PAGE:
Dr. Kenneth Warren, a Professor of English at University of Chicago, seems to think so. His recent article in the Chronicle of Higher Education “Does African American Literature Exist?” and excerpted from his recent book, What Was African Literature? suggests that Black literature is dead. You can read the essay here.
For those of us who actually write literature and who are African American, Dr. Warren seems to be “a mite too previous,” to paraphrase Zora Neale Hurston. We consider what we do to be a thriving cultural practice. But if you read the comments section after Warren’s essay, there are some folks out there who think we need to pull out our CD of Mahalia Jackson’s Greatest Hits, put “Precious Lord” on a continual loop on the stereo, and call up our relatives to start getting the funeral casseroles together.
I read Warren’s essay, which, admittedly, made me furious. I wrote a long response in the “comments” section under the article. If you scroll down, you can read what I wrote, but here’s an excerpt:
African American literature is not solely about the engagement with Jim Crow, slavery, and the concept of race– but let’s take Professor W’s premise and parse it out: are there not still discriminatory practices against the Black community in effect?–The recent mortgage crisis comes to mind. Do we not still have de facto segregation in most of our schools, communities, churches? Thus, there are still “Jim Crow” issues in effect, although as someone once said, those are now “Mr. J. Crow, Esq.” issues.
But a Facebook friend (a famous one) suggested that I write a more formal response to Dr. Warren, and I am mulling that over, because I think we Black creative writers–who have no problem being Black–need to start talking about these issues in public and in essay form– instead of only talking about it with out Black peers when no White folks are listening, because we are scared to death of the professional consequences.
And by the way, talking on the corner with RayRay and Pookie and them isn’t exactly a critical response to these issues, either. Those Brothers haven’t published books yet, though they might have some brilliant analysis of the last Iceberg Slim novel they read thirty years ago.
I’m not saying an issue only becomes relevant when White folks know about it, but I am saying, sometimes naming an issue in the (integrated) public square is a freeing thing. And also, we Black creative writers can’t just all be cowards and wait for Toni Morrison to write a brilliant sequel to Playing in the Dark. She can’t do all our work for us, okay?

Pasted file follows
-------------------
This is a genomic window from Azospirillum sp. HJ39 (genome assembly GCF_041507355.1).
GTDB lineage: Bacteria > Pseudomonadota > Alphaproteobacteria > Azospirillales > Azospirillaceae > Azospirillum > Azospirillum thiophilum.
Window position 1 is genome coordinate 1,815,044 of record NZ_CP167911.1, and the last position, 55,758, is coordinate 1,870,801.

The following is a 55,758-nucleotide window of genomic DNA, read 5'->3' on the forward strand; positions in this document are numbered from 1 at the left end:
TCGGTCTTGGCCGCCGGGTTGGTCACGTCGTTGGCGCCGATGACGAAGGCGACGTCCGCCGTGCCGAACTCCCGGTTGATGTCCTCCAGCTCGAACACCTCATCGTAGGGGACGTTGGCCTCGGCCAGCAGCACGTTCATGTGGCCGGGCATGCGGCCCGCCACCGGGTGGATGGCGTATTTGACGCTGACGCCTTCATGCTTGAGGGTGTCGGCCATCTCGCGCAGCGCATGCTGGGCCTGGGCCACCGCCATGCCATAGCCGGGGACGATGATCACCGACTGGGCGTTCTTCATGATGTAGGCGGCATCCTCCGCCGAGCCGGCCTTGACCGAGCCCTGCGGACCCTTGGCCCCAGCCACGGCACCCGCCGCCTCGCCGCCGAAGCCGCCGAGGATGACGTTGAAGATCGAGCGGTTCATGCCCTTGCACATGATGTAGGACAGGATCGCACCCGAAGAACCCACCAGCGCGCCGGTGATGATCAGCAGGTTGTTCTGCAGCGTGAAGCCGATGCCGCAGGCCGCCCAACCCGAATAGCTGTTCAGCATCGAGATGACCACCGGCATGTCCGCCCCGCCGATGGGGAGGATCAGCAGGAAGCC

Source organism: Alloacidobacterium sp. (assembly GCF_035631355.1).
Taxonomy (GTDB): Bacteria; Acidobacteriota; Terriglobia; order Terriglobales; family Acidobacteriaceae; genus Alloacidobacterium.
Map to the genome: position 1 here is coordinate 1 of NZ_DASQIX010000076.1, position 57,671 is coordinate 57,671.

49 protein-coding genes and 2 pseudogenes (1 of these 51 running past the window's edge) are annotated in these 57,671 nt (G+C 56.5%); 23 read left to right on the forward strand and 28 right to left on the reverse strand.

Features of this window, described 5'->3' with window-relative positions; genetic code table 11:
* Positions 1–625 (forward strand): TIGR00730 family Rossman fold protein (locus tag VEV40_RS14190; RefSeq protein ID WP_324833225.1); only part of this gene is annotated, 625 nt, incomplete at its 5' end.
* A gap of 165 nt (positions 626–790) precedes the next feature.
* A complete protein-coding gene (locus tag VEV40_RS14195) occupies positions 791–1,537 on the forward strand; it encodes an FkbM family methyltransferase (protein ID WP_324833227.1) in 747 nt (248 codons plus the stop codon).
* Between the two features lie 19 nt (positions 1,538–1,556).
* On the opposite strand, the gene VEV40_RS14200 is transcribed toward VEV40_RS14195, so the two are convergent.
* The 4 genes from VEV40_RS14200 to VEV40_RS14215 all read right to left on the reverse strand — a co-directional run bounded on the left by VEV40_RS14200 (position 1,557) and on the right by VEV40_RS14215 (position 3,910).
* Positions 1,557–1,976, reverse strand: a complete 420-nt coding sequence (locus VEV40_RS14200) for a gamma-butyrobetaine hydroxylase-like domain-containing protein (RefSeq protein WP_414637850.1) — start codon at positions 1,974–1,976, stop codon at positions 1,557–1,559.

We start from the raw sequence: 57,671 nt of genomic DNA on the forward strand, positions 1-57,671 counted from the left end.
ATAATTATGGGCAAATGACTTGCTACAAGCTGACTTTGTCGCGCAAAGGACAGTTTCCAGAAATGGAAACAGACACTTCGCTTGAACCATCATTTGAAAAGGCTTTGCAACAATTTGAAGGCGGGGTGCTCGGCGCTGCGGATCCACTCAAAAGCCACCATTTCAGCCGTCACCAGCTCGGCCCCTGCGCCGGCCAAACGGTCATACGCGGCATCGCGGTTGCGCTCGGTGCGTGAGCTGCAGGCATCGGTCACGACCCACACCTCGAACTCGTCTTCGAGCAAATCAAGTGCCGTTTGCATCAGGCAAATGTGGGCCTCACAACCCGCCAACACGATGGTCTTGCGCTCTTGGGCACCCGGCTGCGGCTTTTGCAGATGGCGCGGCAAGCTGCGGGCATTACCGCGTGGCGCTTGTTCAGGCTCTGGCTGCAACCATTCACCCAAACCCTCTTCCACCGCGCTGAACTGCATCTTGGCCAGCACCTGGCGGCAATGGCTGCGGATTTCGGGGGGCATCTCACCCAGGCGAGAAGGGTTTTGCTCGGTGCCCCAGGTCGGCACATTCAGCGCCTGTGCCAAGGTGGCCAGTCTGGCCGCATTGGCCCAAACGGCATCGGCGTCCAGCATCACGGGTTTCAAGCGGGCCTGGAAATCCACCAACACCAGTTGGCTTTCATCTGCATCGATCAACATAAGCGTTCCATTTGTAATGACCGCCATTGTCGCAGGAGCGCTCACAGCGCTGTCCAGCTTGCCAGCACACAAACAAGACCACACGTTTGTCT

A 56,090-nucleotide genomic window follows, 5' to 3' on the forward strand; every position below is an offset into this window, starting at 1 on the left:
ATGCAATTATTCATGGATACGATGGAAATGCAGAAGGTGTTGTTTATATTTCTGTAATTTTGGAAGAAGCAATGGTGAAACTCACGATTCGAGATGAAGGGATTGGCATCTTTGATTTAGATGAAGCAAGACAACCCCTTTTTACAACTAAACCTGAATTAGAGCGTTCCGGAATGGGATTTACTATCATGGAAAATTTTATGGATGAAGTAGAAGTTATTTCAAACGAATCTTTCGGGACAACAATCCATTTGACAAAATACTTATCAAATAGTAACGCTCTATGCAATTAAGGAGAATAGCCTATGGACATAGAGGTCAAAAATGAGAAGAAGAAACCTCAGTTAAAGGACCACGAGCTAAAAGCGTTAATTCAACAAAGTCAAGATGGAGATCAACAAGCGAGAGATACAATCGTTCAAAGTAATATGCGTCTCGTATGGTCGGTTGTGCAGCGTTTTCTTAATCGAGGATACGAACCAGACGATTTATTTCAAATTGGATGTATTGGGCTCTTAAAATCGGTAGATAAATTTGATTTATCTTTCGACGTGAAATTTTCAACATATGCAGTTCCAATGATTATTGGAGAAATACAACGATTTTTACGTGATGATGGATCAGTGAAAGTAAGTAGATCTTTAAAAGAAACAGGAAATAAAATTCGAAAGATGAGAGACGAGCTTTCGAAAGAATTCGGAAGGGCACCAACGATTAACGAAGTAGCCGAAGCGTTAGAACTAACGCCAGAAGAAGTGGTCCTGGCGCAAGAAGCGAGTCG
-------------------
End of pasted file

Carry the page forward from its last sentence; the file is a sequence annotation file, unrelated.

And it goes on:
Certainly, I’m American and (most times) proud of it. But my Black community within that American community is very important to me. The serious reason for that is because I want to honor the struggles of my ancestors.
The not so serious reason–but equally as important–is that I like going to something called “a party” and have there be actual dancing going on with a DJ playing Parliament Funkadelic and not just folks standing around talking about Derrida or some such, drinking Chardonnay and breaking off pieces of Brie–sometimes with unwashed, bare hands but that’s another cultural issue I won’t discuss here–from the plate on the refreshments table.
Anyway, the issue of “race and writing” is a pressing issue for me these days, because as I said in my last blog post, I’m tired of being called a “race writer.” I don’t mind being a “Race Woman” (notice the capital letters?) because that’s something I choose for myself. It was not thrust upon me.
Being African American is another thing I choose for myself, with joy and absolutely no trepidation, but now after all this time–of first being Negro, then Colored, then Negro again, then Afro-American, then Black, and now African American and/or Black–I’m told that what I choose to call myself is an outdated term. And the literature I write is now defunct.
For someone like me, who reveres the work of Zora Neale Hurston and who considers herself Hurston’s literary descendant, these are some strange times. These days, I keep waiting in the Fields for word from The Big House to tell me how it feels to be colored me.(Here’s Hurston’s original, wonderful take on that issue.)
But tell me what you think. Leave some polite comments below and let me know how you feel about this issue. Y’all know how I am about cussing in public–behind closed doors is a different story–so please keep it clean. And keep it civil, too, please.